On 25th January this year our local newspaper (now called GetWestLondon) published what was clearly meant to be a good-news item announcing the creation of green screens at Westway Sports Centre, funded by the Greater London Authority and Transport for London, and designed to offer some measure of protection to users of the sports centre against air pollution from the Westway flyover under which the largely openair complex sits.

The project was welcomed by Westway Trust chief executive Angela McConville who expressed delight that users of the outdoor Westway facilities would now have greater protection from emissions coming from the flyover and associated ramps.

Councillor Tim Ahern, head of environment at RBKC, was quoted as saying;

“Following the installation of a green screen at one of our primary schools, the council approached the Westway Trust with the idea of locating one alongside the Westway’s outdoor sports pitches. We have spent over a year working with both TfL and the Westway Trust to get this project off the ground and are delighted that it has now been installed and we hope in time sports pitch users will benefit from reduced exposure to pollutants.”

Casual readers of this article might be forgiven for believing that this was, as stated above, a ‘good-news’ story, and that patrons of the Westway Sports Centre have reason to be grateful to Ms McConville and Councillor Ahern for their efforts. However, there is a lot more to this story than the ‘GetWestLondon’ article suggests and any illusion that a few green-screens at one or two discrete locations might have any significant impact on the seriousness of London’s air pollution crisis can be very quickly dispelled by reading a report posted on 8th January on the wesite of environmental lobby group ‘Clean Air In London’ which reveals that the nitrogen dioxide (NO2) hourly legal limit for the whole of 2016 was breached in London in just eight days in January.

Simon Birkett, an internationally recognised expert in the field, and Founder and Director of ‘Clean Air in London’, said:

“It is breathtaking that toxic air pollution in London has breached the legal limit for a whole calendar year within a few days…..In London and across Europe, air pollution is killing more than 10 times the number of people dying from road traffic accidents. The known health effects of air pollution have rocketed in recent years with the World Health Organisation classifying outdoor air pollution as carcinogenic to humans in October 2013 as it did smoking in February 1985.  At its simplest, in public health terms, ‘invisible’air pollution is where smoking was 30 years ago in terms of the scale and certainty of the risks and the lack of public understanding of them.”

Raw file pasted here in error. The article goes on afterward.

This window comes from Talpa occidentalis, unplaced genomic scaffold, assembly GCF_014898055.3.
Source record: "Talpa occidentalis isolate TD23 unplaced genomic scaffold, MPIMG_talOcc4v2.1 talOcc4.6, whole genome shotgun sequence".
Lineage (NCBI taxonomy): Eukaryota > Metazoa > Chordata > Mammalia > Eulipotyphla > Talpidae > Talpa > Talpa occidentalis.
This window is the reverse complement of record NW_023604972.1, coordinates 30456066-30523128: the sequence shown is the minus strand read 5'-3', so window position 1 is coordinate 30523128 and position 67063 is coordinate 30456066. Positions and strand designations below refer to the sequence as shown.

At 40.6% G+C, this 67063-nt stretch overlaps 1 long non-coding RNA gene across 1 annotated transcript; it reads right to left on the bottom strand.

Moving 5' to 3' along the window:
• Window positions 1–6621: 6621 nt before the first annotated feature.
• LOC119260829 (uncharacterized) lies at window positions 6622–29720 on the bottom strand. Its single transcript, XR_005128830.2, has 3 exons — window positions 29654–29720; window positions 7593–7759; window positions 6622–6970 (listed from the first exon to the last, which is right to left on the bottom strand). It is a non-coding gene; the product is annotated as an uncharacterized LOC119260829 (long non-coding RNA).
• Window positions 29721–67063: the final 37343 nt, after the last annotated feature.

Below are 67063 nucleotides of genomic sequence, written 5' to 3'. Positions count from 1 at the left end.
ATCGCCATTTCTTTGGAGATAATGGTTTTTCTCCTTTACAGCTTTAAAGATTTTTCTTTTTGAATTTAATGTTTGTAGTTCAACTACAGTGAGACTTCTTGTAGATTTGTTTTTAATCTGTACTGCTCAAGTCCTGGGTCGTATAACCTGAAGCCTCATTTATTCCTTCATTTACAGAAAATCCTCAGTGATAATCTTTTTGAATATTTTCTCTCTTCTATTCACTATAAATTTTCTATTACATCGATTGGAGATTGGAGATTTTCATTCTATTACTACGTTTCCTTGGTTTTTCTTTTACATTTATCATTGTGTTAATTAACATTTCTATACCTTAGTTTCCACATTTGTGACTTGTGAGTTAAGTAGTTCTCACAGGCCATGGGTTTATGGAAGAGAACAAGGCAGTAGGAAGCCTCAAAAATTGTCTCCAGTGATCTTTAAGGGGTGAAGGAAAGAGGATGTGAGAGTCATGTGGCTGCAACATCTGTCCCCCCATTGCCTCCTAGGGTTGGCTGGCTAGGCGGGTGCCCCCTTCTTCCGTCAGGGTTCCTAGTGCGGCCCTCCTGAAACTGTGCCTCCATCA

In a recent interview for the RT television news channel Mr Birkett compared the mortality rates associated with the current air pollution crisis to the mortality caused by the notorious London smogs of the 1950’s. At that time the smog was caused by burning coal on a massive scale, mostly for domestic heating. The solution was the ‘Clean Air Act’ of 1956 which banned the burning of coal, and similarly toxic domestic heating fuels, in high risk metropolitan areas. According to Mr Birkett the main cause of London’s current air pollution crisis is diesel exhaust, and the solution he suggests is analogous to the solution implemented in 1956. Diesel fuelled vehicles must be banned or strictly limited in high risk metropolitan areas. He goes on to say;

“Put simply, diesel exhaust is the biggest public health catastrophe since the Black Death.”

Regular readers of this blog may already know that the Grenfell Action Group has been campaigning against air pollution since July 2012, and since that time we have repeatedly voiced our concerns and confronted poor air quality in the vicinity of the Westway flyover generally, and at the Westway Sports Centre in particular.